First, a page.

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Orchid Polyhouses: From sowing dreams to reaping nightmares

21 orchid farmers, who left their traditional cultivation practices on the advice of the administration, are now stuck in a fix with barely any yield from their orchid farms in the past four years, a m0unting debt and court notices on defaulting payments of bank loans, sharing their grief they explain how this came to be from the start

08th October 2018, 03:25 Hrs

KATHY FERNANDES  

CANACONA

They were advised to abandon their traditional cultivations and were lured into orchid cultivation amid promises of high returns.  

Barely four years later, their nightmares began to unfold. Their orchid output have been little to none, their polyhouses have been either non-existent or crumbling down, they have been hit by bank notices over repayment of loans and have summons to appear before a Mumbai court over defaulted loan payments.  

Having run from pillar to post, including a meeting with Agriculture Minister Vijai Sardesai, they recently filed a police complaint against some contractors and bankers. This is the plight confronting 21 orchid farmers from Canacona, Sanguem and Quepem talukas, who were promised lucrative returns to be part of a pilot project ‘Orchid Farming’ under the National Horticulture Mission in 2014.  

The farmers recalled that their nightmares began when the agriculture department gave its approval to about 45 orchid polyhouses in the three talukas.  

Many farmers completed the required formalities, including bank documentations, after earmarking their land and making all necessary arrangements.  

After completing all procedures, the farmers were officially beneficiaries of orchid polyhouses, except for the fact that most of them ended up with no functioning polyhouses and no cultivations.  

WOES OF FARMERS

Taking reporters to some orchid polyhouses, which a bank had paid full loan amounts to the contractors, one orchid farmer Shanu Gaonkar of Yedda-Cotigao said his polyhouse had been built and even a drip irrigation system installed.  

“It has been four years now, and my orchid polyhouse has never been functional. I learnt that the bank disbursed a loan of Rs 65 lakh against my name to the contractor.”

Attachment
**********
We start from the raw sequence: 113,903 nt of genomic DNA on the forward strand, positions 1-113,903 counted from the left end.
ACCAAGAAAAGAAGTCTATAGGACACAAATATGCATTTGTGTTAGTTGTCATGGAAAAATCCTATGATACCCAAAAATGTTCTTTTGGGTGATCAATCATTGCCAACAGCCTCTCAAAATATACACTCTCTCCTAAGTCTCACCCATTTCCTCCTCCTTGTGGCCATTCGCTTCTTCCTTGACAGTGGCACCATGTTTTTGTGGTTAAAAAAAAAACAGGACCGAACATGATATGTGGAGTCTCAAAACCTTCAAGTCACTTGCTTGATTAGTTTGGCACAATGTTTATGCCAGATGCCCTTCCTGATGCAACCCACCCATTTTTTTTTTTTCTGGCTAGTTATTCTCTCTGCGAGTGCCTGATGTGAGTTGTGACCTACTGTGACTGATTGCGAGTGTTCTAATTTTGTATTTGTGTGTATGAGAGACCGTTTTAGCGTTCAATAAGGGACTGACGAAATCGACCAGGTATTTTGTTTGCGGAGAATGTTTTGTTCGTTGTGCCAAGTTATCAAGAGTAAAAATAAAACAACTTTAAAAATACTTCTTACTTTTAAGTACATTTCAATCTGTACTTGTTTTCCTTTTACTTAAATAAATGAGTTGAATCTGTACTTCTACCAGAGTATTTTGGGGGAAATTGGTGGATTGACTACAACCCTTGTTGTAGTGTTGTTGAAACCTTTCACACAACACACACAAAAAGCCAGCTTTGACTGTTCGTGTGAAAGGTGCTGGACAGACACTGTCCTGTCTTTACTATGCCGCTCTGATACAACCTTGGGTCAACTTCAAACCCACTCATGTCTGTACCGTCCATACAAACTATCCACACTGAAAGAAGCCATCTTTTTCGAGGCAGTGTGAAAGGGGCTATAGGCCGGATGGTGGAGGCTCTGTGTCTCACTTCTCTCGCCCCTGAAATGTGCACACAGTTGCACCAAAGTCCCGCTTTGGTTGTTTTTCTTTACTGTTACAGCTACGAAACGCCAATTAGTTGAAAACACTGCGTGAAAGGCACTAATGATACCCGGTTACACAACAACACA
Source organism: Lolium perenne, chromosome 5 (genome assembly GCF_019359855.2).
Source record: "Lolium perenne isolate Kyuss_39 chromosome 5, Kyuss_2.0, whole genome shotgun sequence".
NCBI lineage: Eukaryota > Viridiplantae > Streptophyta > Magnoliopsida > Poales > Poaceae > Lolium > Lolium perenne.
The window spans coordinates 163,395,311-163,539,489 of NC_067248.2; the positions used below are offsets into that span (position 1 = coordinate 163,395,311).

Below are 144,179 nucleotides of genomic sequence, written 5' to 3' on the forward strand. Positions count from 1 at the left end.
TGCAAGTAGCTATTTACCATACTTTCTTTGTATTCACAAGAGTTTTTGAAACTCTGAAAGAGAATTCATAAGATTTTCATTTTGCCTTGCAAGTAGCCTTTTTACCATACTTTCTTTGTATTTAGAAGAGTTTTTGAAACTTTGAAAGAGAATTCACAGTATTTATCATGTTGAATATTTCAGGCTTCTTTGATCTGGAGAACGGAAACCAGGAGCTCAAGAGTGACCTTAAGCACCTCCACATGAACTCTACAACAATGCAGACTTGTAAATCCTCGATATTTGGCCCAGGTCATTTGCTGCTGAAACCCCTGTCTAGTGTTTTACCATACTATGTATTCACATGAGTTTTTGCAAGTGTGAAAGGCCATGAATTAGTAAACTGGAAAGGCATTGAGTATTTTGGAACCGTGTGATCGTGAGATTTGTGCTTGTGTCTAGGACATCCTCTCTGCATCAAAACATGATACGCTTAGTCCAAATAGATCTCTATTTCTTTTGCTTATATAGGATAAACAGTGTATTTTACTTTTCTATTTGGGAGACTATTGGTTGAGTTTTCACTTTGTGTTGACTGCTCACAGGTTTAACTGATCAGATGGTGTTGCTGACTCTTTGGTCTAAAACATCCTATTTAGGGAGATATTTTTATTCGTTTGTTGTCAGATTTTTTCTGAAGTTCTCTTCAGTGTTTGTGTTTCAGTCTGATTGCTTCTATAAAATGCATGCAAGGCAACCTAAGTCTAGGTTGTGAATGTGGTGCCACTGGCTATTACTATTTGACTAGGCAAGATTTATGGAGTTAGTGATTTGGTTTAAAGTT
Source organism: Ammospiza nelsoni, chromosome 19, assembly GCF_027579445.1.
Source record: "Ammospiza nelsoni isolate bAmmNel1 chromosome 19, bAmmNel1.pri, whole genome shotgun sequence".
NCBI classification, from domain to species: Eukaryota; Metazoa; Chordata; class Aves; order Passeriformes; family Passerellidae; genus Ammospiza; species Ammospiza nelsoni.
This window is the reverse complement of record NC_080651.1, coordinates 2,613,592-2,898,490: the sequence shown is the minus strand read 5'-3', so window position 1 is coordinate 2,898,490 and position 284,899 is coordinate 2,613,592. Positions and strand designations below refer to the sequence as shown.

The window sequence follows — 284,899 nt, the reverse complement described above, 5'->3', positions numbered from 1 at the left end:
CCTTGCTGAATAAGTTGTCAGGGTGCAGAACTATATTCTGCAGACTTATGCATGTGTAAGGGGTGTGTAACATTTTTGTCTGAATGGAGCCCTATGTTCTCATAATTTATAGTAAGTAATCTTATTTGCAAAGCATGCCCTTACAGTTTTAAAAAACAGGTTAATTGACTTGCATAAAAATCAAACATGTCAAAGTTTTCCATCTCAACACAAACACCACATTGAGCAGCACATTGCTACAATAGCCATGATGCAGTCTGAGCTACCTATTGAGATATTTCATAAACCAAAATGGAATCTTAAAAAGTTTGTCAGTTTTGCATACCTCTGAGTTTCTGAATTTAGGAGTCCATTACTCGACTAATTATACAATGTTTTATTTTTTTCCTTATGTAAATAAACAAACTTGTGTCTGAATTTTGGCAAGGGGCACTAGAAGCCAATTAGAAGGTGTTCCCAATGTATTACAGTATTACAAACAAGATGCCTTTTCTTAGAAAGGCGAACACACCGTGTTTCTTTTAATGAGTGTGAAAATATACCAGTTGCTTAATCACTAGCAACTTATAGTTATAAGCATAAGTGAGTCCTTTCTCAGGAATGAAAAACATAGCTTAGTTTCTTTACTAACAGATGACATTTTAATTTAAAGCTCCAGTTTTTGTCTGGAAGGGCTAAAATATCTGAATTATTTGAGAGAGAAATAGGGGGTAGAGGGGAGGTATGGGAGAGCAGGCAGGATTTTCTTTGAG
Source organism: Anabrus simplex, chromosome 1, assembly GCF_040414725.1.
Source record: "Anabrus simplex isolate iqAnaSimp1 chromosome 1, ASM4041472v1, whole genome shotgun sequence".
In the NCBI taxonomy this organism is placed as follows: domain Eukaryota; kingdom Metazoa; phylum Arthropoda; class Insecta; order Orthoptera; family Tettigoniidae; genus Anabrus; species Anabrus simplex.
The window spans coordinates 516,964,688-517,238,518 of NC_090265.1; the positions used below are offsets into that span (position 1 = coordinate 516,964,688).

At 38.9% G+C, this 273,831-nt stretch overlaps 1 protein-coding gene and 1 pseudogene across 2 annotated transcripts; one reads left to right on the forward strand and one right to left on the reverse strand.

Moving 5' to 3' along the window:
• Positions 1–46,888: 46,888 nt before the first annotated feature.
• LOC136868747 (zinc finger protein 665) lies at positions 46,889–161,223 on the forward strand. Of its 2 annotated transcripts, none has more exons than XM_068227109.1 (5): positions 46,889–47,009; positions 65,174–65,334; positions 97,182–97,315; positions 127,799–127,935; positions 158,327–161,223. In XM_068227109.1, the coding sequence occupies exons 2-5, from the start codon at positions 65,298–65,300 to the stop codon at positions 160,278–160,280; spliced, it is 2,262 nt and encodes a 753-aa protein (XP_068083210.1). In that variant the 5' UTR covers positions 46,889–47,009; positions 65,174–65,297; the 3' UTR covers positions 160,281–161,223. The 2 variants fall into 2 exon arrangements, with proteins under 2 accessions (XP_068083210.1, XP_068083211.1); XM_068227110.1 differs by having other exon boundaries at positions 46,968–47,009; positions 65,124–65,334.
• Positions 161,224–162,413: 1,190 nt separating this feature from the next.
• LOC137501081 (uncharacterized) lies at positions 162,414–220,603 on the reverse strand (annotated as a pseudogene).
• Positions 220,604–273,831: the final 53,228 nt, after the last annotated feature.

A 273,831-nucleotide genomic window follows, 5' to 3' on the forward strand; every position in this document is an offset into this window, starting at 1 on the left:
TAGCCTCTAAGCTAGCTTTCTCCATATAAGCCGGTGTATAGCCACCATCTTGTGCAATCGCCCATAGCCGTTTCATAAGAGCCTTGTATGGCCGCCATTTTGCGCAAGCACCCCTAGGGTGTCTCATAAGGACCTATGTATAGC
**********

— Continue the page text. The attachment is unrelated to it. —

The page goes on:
“Earlier, I used to cultivate paddy and chillies on my land of about 5,000 sq. mtrs. Now, I don’t have proper income since 4 years and to make matters worse, I started getting bank notices for repayment of loans with interest,” said Shanu.  

Sadanand Gawande, another orchid farmer from Sanguem, complained of similar woes, claiming he was under constant stress following the bank notices.   

“With the government not doing any anything, we are under severe mental stress and I have often contemplated taking extreme steps,” Gawande said.  

Sandeep Gaonkar took reporters to Kuskem-Cotigao, where he showed them a vacant place.   

“I was asked to clear my land, earlier used for cashew plantations and locally grown agriculture produce. The contractor would earlier visit us frequently and I was called once to complete bank formalities. Not even a single material was brought to my land. I then received a bank notice that Rs 65 lakh have been disbursed against my name to the contractor and I was asked to pay the interest,” he said.  

One orchid farmer, Suraj Naik Gaonkar, even accused the contractor and bankers of colluding over the loans.  

“No proper system was followed by bankers in ensuring release of payments only in installments or on completion of various stages of the work. Irrespective of the size of polyhouse to be erected, the bankers levied and collected a hefty processing fee of Rs 1.8 lakh from each orchid farmer,” said Suraj Gaonkar.  

Another orchid farmer, Ajay Naik Gaonkar, added: “Even those Polyhouses in operation delivered poor yield and the structure began to crumble as low grade materials were used. The orchid plantations had a lifespan of just 2-3 years, instead of the assured life span of 7-8 years.”   

The aggrieved orchid farmers accused the contractors of fleeing with over Rs 12 crore availed by them as bank loans disbursed to orchid farmers.  

An orchid farmer, Vinay Tubki, informed that the government had also failed to provide any security to the farmers, who were taken for a ride by assurances of high returns.   

“The government normally seeks a performance certificate, collects security deposit, etc. for any contractor. But in the pilot project, there were no provisions or security measures in the interest of farmers,” said Tubki.  

PETITIONS BY FARMERS

With virtually no hope in sight, the 21 orchid farmers three months ago had met Agriculture Minister Vijay Sardessai, who brokered a meeting with the contractor, bank officials and the farmers. The contractor reportedly assured to resolve the bank loan issue.  

The farmers, however, claimed that nothing had been resolved and that, they were repeatedly receiving notices from the bank’s head office in Mumbai, where they have been summoned to appear before a court for defaulting loan payment.  

On October 1, the farmers filed a police complaint against six persons, including officials of a bank and a company, accusing them of tricking them with bank loans running into crores of rupees, without their consent and without inspecting the quantum and quality of works executed on the field.  

Besides filing a police complaint, the aggrieved orchid farmers on Friday submitted a complaint to the director of agriculture seeking to blacklist contractors in Gandhinagar and Bangalore for using low quality materials to construct polyhouses.  

Claiming to have had a commitment of six years of assured support and maintenance to the polyhouses, they informed the director that drip irrigation systems and preparation of beds had collapsed, while roofs were destroyed at most polyhouses within just 2-3 years.

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